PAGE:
ID: 613 / 44

Category: Symposia

Track: Pending


Abstract: The five Mediterranean-type regions (MTRs) of the world are all significant botanical biodiversity hotspots. All face serious conservation challenges due to habitat loss and climate change, but the reasons for their high diversity and endemism remain an open question. Biodiversity patterns have typically been studied based on the geographic distribution of species richness and species traits, but such investigations do not account for evolutionary relationships. In contrast, the emerging field of “spatial phylogenetics” applies a phylogenetic approach to the evaluation of diversity and endemism patterns of whole biotas by incorporating novel metrics and methods (Relative Phylogenetic Diversity, RPD; Relative Phylogenetic Endemism, RPE; Categorical Analysis of Neo- And Paleo-Endemism, CANAPE; and phylogenetic range-weighted turnover, PhyloRWT). This approach is made possible by recent technical advances such as digitization of collections, broad availability of DNA sequences in public databases, and increasing efficiency of phylogenetic analyses. Spatial phylogenetics enables mapping and characterization of diversity and endemism patterns, as well as hypothesis testing based on spatial randomization, leading to insights on ecological, evolutionary, and biogeographic processes that have shaped these patterns. Furthermore, these methods can enhance conservation planning by identifying complementary areas of biodiversity representing unique evolutionary histories. This symposium will focus on the application of spatial phylogenetic approaches to floras of the five Mediterranean-type regions of the world: Mediterranean Basin, California, southwestern Australia, central Chile, and Cape Region of South Africa. We will also use state-of-the-art methodologies to compare these floras by integrating patterns of phylogenetic diversity and endemism with ecological traits, environmental variables, and conservation goals. The eventual goal is a comparative worldwide synthesis of evolutionary diversity and endemism patterns of Mediterranean-type plants. The lessons learnt from our approach applied to MTRs will help analyze other floras of the world such as those of tropical regions, deserts and oceanic islands, among others.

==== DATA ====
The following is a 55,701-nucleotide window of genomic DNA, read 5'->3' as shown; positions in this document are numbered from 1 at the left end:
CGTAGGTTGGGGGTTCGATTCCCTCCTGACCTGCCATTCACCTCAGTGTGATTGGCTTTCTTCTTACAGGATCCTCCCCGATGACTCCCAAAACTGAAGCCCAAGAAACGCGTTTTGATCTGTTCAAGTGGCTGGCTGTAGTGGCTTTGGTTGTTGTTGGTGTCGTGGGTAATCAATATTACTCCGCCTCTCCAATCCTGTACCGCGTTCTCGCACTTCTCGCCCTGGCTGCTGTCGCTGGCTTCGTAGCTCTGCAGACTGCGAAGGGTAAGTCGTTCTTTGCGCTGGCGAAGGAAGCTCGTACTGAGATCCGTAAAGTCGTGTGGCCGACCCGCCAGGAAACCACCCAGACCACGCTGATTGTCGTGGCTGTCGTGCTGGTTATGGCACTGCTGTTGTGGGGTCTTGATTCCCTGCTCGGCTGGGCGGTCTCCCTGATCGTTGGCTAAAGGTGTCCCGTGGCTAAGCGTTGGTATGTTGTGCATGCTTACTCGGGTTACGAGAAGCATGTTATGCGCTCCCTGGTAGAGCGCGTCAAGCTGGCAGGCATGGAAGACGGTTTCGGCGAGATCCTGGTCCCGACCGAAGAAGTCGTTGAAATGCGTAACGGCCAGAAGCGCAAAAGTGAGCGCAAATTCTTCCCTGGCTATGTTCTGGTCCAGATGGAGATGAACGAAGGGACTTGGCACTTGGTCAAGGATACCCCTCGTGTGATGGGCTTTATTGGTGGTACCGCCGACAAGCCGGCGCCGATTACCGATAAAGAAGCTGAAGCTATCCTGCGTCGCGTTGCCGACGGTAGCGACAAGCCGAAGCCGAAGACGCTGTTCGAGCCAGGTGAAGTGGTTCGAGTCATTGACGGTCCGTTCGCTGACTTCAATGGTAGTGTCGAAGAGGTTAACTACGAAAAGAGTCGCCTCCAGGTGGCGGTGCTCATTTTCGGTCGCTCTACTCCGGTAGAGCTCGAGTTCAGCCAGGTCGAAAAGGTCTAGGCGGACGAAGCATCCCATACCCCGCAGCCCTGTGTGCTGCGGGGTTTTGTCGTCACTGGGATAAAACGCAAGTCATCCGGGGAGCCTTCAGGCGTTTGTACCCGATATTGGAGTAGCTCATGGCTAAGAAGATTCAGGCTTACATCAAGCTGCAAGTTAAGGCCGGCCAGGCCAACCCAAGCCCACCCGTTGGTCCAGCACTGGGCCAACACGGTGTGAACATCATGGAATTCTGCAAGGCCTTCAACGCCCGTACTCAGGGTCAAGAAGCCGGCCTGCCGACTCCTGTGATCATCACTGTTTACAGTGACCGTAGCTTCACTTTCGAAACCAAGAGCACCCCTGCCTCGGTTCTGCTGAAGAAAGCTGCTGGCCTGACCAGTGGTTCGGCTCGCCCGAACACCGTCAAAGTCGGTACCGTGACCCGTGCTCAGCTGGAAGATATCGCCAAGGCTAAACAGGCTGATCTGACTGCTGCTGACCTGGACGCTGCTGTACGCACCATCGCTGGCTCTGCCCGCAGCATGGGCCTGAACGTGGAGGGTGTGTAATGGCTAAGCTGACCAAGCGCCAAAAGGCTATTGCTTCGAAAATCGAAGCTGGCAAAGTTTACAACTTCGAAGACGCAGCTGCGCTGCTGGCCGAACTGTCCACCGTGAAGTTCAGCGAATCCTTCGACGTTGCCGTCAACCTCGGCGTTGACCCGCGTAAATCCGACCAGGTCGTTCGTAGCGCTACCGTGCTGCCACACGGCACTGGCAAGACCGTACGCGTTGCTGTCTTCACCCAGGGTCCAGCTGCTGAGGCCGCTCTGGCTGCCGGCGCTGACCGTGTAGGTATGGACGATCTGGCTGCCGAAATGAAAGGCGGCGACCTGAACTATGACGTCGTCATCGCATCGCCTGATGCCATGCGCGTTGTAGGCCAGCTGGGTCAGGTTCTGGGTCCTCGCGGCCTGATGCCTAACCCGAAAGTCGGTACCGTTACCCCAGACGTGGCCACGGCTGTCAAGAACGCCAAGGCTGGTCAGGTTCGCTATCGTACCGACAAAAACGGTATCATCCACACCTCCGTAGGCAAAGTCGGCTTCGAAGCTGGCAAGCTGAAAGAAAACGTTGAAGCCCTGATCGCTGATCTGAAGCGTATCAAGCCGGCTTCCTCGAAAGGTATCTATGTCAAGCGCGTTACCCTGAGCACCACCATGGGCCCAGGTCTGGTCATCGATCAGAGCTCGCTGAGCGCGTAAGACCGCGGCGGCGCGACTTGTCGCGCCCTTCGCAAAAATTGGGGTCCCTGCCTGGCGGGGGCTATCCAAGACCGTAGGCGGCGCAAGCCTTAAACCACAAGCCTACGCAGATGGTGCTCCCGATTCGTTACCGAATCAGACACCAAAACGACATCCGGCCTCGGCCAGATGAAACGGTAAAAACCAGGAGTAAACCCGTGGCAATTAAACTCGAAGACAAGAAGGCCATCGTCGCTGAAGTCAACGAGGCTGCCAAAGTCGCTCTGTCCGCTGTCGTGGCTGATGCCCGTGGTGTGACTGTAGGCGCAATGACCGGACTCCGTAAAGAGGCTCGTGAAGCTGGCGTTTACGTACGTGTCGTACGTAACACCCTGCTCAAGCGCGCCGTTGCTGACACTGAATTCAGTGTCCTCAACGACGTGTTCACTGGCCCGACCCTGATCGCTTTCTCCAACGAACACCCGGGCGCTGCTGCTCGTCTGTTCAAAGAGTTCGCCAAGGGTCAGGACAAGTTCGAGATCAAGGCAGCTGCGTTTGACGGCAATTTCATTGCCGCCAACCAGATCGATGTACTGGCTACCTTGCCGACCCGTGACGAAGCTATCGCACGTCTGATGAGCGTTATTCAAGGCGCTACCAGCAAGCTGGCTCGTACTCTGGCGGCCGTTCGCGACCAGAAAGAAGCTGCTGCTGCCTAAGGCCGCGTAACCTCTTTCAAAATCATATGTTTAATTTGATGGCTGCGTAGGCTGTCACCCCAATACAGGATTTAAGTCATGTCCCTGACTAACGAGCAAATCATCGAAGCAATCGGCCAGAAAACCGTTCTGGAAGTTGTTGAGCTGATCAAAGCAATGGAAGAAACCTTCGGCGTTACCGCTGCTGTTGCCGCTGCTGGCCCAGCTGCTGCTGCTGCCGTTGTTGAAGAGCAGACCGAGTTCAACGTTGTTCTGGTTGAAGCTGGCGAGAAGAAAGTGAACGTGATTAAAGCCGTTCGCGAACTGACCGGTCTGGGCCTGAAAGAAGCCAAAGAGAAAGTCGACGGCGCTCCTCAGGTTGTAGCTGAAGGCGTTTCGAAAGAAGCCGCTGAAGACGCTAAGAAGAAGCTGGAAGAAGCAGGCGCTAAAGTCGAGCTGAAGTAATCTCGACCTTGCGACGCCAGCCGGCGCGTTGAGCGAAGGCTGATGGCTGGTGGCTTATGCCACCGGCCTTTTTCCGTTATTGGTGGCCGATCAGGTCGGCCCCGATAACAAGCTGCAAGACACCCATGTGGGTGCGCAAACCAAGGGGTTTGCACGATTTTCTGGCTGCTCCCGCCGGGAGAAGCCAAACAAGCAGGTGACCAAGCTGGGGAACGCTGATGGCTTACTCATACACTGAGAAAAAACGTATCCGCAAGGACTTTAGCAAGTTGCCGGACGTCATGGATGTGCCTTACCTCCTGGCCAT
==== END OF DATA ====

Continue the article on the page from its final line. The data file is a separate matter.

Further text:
Speaker 1: Name: Israel Borokini Institutional affiliation: University of California, Berkeley E-mail: Tentative title: The role of traits in community assemblages across Mediterranean-type biomes

Speaker 2: Name: Andrew H. Thornhill Institutional affiliation: University of New England E-mail: Tentative title: A world angiosperm-genus spatial phylogenetic analysis

Speaker 3: Name: Mario Fernández-Mazuecos Institutional affiliation: Universidad Autónoma de Madrid E-mail: Tentative title: Patterns of phylogenetic diversity and endemism of the Iberian vascular flora

Topics (Up to three): Phylogenetics and Phylogenomics

Topic 2: Biogeography / Phylogeography

Topic 3: Conservation Biology

Justification: Spatial phylogenetics is an emerging field that bridges multiple disciplines (phylogenetics, systematics, floristics, biogeography, ecology, macroevolution and conservation) to advance understanding of geographical patterns of biodiversity. This symposium is part of an ongoing international initiative to move this field forward, started by Prof. Brent Mishler (University of California, Berkeley). Here we will advance the field through novel comparative approaches encompassing the five Mediterranean-type regions of the world. We will also bring together a diverse ensemble of researchers, as shown by proposed organizers and speakers of different origins (Chile, Nigeria, Australia, Spain), ethnicities, genders and career stages.